Karen Swallow Prior had Mrs. Lovejoy. I had Miss Roark.
Over at The High Calling, we’ve been discussing Booked: Literature in the Soul of Me. Technically, we should be posting on Mondays. I did post Monday, on how literature has helped me make sense of the world, but I also posted last Wednesday, fascinated with the origins of the First Amendment to the U.S. Constitution noted by Prior in the book.
The fact is, I could likely get as many blog posts out of Booked as there are chapters, and likely more than one a chapter. We’re covering about three chapters a week, with our discussion leader (Laura Boggess) aiming to finish the book at the end of the month.
But chapter 4 – oh, my goodness, it’s all about one of my all-time favorite books, the one that set me moving in the direction of writing (more on that next Monday). And it’s all about middle school, not one of my all-time favorite educational experiences.
Mrs. Lovejoy, says Prior, was her seventh and eighth grade English teacher (middle school – did you hate it as much as I did? ). I had Miss Roark for ninth grade English, and ninth grade was part of middle school in my school district. And middle school wasn’t called middle school – instead, it was known as junior high school. It was a strange set-up – we actually graduated from eighth grade, ceremony and all, and then came back to the same school for ninth grade. High school didn’t start until tenth grade.
Miss Roark was a native of Alabama, with a soft southern accent and a mind that was razor sharp. She endeared herself to me from the beginning of the school year over our choices for research papers. We had to do two – one on an English author and one on an American author. She wrote the names of 32 English and 32 American authors on the blackboard. One by one, and in alphabetical order, the 32 of in an all-boys class had to walk up to the board and select our authors by erasing their names.
Guess who was last alphabetically? Which meant I would have the two authors no one else chose.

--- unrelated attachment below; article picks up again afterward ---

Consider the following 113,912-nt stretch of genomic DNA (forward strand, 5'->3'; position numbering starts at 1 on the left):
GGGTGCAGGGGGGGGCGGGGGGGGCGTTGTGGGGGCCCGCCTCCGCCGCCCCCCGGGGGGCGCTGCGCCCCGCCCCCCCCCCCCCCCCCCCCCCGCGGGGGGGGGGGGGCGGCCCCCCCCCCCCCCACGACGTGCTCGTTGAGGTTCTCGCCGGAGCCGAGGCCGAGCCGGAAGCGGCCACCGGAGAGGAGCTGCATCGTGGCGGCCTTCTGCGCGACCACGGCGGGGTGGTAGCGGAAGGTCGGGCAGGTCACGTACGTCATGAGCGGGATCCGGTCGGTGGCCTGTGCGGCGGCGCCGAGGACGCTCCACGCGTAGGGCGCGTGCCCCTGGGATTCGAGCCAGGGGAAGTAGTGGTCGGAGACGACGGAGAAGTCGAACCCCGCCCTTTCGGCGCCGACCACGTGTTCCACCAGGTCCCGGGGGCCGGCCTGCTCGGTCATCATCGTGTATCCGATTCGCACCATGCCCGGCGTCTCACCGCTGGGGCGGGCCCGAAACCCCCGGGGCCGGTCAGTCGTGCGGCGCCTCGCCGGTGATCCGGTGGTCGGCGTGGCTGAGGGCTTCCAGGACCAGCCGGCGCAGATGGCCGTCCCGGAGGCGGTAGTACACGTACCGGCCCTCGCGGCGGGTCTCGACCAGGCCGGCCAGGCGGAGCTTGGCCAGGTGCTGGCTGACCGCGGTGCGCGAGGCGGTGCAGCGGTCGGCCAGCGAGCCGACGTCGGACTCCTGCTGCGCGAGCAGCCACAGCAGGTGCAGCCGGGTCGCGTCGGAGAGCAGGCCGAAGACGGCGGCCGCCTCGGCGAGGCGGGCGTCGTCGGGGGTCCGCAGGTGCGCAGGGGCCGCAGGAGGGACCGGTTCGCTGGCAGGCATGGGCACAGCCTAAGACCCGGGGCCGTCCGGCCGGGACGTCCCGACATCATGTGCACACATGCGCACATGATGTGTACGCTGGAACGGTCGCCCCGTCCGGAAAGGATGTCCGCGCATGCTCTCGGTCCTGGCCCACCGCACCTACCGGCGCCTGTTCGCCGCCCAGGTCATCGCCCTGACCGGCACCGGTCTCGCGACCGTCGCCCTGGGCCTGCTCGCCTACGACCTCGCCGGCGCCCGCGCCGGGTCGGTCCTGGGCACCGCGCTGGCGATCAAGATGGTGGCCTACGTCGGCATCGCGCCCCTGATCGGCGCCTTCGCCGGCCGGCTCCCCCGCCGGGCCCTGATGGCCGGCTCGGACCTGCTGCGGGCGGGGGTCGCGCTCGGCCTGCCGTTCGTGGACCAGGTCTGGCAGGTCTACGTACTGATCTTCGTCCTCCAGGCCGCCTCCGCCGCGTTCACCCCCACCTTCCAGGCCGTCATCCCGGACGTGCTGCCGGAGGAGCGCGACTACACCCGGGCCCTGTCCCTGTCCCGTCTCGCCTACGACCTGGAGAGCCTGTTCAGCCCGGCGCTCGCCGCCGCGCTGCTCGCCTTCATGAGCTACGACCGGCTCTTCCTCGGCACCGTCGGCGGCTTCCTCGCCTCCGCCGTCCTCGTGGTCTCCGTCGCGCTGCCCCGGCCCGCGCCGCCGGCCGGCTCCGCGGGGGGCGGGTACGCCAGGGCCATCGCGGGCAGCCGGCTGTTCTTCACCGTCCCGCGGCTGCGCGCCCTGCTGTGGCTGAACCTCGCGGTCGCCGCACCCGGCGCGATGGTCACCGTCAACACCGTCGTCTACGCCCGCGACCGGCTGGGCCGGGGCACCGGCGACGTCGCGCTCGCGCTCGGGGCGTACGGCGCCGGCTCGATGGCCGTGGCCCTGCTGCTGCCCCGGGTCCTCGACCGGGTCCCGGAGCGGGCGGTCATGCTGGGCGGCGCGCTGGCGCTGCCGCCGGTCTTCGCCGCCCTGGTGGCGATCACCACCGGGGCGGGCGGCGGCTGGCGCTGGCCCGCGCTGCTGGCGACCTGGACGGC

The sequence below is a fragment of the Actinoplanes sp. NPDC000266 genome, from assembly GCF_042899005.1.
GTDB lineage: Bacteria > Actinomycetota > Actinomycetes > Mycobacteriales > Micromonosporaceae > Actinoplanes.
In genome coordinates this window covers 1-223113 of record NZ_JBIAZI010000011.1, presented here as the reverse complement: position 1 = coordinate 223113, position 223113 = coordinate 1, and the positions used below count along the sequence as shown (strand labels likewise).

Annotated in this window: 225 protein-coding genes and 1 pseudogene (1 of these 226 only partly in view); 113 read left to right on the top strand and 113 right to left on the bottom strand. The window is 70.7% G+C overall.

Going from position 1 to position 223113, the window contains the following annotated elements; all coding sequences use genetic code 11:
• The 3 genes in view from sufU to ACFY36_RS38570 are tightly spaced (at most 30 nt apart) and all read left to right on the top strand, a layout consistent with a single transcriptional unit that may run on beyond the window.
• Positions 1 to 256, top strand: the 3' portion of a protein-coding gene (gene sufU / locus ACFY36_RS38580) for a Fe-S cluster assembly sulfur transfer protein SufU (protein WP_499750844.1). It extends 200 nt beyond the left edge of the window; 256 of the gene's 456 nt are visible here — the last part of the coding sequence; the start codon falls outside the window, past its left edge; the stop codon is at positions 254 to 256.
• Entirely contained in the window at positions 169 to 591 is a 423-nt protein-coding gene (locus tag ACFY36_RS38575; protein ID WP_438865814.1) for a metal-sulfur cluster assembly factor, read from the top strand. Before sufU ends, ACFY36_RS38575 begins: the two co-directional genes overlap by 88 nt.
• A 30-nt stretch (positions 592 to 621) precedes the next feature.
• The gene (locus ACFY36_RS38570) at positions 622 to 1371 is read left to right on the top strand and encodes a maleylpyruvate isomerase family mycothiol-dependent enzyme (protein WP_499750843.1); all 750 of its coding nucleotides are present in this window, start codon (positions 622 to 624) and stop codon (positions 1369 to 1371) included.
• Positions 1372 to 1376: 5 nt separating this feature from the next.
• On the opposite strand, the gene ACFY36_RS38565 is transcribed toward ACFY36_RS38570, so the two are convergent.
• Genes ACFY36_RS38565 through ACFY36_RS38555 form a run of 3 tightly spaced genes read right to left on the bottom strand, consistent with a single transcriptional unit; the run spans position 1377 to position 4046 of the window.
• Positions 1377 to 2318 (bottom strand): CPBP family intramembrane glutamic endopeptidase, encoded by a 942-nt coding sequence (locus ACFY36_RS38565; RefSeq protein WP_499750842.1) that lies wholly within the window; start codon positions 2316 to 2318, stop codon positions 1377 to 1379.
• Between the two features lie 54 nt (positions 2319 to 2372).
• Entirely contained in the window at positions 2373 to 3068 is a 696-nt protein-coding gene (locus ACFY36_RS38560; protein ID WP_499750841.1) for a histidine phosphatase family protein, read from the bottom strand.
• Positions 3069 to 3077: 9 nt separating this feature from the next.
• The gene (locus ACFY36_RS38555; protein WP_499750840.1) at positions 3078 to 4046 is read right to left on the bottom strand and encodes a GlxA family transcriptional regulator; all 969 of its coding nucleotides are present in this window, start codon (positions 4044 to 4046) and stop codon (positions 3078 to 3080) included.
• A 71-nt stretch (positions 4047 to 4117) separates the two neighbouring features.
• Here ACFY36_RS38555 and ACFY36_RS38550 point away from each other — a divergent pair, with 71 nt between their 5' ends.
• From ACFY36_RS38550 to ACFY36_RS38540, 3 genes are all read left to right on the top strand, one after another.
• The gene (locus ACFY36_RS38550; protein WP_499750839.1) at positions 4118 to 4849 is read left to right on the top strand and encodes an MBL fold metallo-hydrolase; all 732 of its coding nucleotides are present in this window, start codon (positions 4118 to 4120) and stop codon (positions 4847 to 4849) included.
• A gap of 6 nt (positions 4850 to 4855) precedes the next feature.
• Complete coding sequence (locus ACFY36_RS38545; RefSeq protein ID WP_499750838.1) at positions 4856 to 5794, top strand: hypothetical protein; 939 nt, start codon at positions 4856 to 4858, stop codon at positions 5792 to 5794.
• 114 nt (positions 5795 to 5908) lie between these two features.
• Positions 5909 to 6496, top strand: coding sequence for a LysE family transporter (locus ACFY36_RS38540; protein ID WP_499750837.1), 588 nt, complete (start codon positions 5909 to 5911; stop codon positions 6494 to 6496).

After everyone but me had selected, left on the blackboard was William Shakespeare (everyone else decided he was too hard to read) on the English side, which was okay. But on the American side, there was the name of Louisa May Alcott. A 14-year-old boy was going to have to read Little Women and Little Men, and 31 other boys in the classroom knew it.
Yes, I was ready to die.
The class started laughing, and all the comments started. And then Miss Roark erupted, and said if another person said anything about it at all, in or out of class, they would have to switch authors with me. That shut down the catcalls and insults. Immediately. And permanently.
Personally, I thought she had demonstrated the wisdom of Solomon.
I did my projects, and they turned out fine. I read the Alcott novels. I liked Shakespeare better. But the Alcott books were okay. It turned out to be a great year for English.
The next year, when I was in high school, I sent her a Christmas card, which I think shocked her. She called on the phone, which shocked me. And we talked. I sent her a card the following year, too, but she had left the area. I don’t know if she went back to Alabama or somewhere else. I never saw or heard from her again.
When I first walked into her class, I already loved to read. By the time I left her class, I loved literature.
Faith, Fiction, Friends: Making Sense of the World
Faith, Fiction, Friends: Do You Know Where the First Amendment Comes From?
The High Calling: ‘Booked’ by Karen Swallow Prior